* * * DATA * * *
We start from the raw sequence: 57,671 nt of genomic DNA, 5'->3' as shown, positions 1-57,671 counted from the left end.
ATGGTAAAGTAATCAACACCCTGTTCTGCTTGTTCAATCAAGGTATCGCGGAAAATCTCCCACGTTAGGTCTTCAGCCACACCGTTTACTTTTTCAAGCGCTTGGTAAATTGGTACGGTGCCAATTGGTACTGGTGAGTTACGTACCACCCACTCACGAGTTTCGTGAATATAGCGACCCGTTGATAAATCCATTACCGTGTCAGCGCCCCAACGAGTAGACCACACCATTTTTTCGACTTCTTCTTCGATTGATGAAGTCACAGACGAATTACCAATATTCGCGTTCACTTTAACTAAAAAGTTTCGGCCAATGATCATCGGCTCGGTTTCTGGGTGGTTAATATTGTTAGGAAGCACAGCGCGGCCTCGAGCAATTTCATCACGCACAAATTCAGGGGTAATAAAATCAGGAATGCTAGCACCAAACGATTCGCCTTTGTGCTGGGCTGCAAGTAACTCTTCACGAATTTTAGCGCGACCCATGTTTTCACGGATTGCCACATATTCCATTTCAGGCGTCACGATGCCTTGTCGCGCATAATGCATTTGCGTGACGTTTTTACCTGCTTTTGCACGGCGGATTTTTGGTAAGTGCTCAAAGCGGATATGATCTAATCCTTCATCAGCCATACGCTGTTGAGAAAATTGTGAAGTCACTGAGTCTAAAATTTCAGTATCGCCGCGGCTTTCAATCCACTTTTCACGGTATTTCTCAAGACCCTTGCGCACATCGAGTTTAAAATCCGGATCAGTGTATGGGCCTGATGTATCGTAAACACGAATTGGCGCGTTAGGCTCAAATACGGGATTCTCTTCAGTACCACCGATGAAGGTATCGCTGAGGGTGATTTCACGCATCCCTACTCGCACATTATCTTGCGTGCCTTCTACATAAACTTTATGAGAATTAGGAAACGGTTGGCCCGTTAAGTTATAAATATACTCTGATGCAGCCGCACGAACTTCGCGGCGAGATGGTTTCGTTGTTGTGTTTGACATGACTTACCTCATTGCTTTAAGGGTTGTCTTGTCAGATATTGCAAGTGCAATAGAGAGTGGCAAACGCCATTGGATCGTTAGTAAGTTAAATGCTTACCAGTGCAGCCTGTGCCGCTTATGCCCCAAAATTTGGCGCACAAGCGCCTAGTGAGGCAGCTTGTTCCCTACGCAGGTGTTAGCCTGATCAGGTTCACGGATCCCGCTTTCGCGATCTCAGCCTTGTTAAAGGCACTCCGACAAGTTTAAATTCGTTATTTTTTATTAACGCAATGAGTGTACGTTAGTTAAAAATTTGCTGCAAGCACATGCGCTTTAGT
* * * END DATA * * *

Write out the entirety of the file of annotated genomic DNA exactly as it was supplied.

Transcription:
We start from the raw sequence: 57,671 nt of genomic DNA, 5'->3' as shown, positions 1-57,671 counted from the left end.
ATGGTAAAGTAATCAACACCCTGTTCTGCTTGTTCAATCAAGGTATCGCGGAAAATCTCCCACGTTAGGTCTTCAGCCACACCGTTTACTTTTTCAAGCGCTTGGTAAATTGGTACGGTGCCAATTGGTACTGGTGAGTTACGTACCACCCACTCACGAGTTTCGTGAATATAGCGACCCGTTGATAAATCCATTACCGTGTCAGCGCCCCAACGAGTAGACCACACCATTTTTTCGACTTCTTCTTCGATTGATGAAGTCACAGACGAATTACCAATATTCGCGTTCACTTTAACTAAAAAGTTTCGGCCAATGATCATCGGCTCGGTTTCTGGGTGGTTAATATTGTTAGGAAGCACAGCGCGGCCTCGAGCAATTTCATCACGCACAAATTCAGGGGTAATAAAATCAGGAATGCTAGCACCAAACGATTCGCCTTTGTGCTGGGCTGCAAGTAACTCTTCACGAATTTTAGCGCGACCCATGTTTTCACGGATTGCCACATATTCCATTTCAGGCGTCACGATGCCTTGTCGCGCATAATGCATTTGCGTGACGTTTTTACCTGCTTTTGCACGGCGGATTTTTGGTAAGTGCTCAAAGCGGATATGATCTAATCCTTCATCAGCCATACGCTGTTGAGAAAATTGTGAAGTCACTGAGTCTAAAATTTCAGTATCGCCGCGGCTTTCAATCCACTTTTCACGGTATTTCTCAAGACCCTTGCGCACATCGAGTTTAAAATCCGGATCAGTGTATGGGCCTGATGTATCGTAAACACGAATTGGCGCGTTAGGCTCAAATACGGGATTCTCTTCAGTACCACCGATGAAGGTATCGCTGAGGGTGATTTCACGCATCCCTACTCGCACATTATCTTGCGTGCCTTCTACATAAACTTTATGAGAATTAGGAAACGGTTGGCCCGTTAAGTTATAAATATACTCTGATGCAGCCGCACGAACTTCGCGGCGAGATGGTTTCGTTGTTGTGTTTGACATGACTTACCTCATTGCTTTAAGGGTTGTCTTGTCAGATATTGCAAGTGCAATAGAGAGTGGCAAACGCCATTGGATCGTTAGTAAGTTAAATGCTTACCAGTGCAGCCTGTGCCGCTTATGCCCCAAAATTTGGCGCACAAGCGCCTAGTGAGGCAGCTTGTTCCCTACGCAGGTGTTAGCCTGATCAGGTTCACGGATCCCGCTTTCGCGATCTCAGCCTTGTTAAAGGCACTCCGACAAGTTTAAATTCGTTATTTTTTATTAACGCAATGAGTGTACGTTAGTTAAAAATTTGCTGCAAGCACATGCGCTTTAGT